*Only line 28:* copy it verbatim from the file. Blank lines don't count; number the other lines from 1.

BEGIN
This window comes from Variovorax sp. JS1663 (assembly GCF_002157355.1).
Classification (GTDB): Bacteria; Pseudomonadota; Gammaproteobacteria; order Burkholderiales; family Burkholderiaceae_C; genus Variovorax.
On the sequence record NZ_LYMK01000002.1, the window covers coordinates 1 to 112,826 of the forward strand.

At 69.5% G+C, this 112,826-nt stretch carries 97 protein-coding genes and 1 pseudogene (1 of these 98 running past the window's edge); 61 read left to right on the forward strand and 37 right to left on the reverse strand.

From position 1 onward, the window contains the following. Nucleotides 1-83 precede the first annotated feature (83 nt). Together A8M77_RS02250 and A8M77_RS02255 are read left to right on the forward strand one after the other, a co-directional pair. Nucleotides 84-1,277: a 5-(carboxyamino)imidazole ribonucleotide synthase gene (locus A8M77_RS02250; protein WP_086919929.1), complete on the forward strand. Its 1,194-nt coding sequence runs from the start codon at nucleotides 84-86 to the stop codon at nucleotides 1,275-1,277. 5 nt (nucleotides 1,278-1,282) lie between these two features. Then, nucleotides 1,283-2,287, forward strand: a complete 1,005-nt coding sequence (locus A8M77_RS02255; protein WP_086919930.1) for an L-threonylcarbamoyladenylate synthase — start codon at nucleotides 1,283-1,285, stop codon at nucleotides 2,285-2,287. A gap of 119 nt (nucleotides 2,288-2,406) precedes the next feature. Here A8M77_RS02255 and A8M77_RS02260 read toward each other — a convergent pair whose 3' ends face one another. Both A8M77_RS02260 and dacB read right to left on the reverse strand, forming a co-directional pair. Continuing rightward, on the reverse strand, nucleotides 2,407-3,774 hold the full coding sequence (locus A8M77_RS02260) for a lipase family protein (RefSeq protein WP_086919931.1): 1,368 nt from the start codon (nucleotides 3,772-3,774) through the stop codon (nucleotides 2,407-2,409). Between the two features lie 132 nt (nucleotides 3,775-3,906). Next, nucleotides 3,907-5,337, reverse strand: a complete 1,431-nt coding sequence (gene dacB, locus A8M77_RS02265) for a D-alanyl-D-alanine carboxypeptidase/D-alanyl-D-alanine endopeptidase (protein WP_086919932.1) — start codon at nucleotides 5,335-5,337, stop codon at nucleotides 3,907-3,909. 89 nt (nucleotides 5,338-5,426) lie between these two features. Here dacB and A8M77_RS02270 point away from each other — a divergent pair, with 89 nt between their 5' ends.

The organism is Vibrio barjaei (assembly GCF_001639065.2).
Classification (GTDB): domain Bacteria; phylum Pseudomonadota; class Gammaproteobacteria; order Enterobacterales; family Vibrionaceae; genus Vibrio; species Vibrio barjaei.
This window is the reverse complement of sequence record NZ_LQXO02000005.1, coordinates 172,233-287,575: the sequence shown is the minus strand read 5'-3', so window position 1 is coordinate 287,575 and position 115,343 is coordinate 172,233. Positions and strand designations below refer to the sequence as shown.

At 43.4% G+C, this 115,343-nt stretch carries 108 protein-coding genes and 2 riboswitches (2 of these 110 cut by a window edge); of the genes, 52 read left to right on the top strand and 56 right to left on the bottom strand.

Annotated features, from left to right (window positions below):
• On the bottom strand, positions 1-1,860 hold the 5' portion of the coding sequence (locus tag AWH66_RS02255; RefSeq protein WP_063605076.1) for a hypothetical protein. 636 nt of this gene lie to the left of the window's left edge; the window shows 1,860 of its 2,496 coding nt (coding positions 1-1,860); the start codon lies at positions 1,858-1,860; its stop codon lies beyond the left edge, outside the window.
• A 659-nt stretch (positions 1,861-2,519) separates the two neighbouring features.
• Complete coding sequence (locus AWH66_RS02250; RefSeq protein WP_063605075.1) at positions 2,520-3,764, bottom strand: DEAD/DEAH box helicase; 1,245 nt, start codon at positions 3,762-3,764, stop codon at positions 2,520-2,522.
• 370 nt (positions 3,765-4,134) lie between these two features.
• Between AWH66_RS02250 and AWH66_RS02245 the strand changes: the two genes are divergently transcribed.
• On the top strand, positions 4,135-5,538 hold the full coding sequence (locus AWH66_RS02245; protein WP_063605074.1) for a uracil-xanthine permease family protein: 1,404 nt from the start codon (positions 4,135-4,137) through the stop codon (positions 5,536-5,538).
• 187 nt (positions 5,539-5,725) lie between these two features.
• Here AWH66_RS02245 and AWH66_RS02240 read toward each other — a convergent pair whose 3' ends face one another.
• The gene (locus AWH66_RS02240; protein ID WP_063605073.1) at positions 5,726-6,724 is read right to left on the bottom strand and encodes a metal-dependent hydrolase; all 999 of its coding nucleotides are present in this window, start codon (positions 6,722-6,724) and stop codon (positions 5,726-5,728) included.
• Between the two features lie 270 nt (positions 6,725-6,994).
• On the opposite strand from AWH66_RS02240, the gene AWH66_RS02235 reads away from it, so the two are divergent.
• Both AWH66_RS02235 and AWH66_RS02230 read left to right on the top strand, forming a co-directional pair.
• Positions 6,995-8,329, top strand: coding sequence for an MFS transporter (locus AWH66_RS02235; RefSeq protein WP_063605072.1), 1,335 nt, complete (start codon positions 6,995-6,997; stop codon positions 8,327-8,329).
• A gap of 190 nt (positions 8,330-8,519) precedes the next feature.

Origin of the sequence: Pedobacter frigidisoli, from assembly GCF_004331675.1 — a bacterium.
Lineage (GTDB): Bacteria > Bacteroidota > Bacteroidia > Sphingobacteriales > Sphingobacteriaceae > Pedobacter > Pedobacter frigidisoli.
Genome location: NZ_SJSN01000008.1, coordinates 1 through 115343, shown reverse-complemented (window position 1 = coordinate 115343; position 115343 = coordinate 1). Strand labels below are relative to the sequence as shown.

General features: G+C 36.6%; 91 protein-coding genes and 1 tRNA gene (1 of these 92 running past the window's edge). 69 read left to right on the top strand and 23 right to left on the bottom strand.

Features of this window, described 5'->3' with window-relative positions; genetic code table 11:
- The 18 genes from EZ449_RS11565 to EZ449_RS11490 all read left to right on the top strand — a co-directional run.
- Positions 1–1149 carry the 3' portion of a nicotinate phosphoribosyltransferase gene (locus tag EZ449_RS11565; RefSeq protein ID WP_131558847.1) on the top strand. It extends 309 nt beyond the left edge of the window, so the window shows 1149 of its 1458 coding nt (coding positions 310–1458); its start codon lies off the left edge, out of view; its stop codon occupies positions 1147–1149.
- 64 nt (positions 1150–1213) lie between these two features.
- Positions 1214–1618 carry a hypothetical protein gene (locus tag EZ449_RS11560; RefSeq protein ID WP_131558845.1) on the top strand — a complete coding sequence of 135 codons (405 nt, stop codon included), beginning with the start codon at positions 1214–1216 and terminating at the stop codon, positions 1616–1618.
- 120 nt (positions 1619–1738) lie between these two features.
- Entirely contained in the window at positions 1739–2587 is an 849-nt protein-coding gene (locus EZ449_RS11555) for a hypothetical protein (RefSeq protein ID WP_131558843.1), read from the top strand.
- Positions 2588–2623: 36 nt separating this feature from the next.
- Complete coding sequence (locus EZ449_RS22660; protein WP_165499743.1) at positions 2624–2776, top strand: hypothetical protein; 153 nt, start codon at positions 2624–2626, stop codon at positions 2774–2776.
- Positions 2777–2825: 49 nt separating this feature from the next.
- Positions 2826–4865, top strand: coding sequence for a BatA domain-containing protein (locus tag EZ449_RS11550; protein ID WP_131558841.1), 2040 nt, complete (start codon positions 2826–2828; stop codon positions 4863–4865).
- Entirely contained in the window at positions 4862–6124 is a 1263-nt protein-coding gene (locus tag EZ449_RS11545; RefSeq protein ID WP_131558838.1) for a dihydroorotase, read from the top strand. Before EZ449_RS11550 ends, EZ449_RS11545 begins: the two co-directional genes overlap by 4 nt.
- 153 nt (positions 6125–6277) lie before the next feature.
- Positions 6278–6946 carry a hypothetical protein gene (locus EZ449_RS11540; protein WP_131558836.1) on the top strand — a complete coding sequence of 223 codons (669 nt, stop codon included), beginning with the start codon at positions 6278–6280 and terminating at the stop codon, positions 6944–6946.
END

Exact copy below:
General features: G+C 36.6%; 91 protein-coding genes and 1 tRNA gene (1 of these 92 running past the window's edge). 69 read left to right on the top strand and 23 right to left on the bottom strand.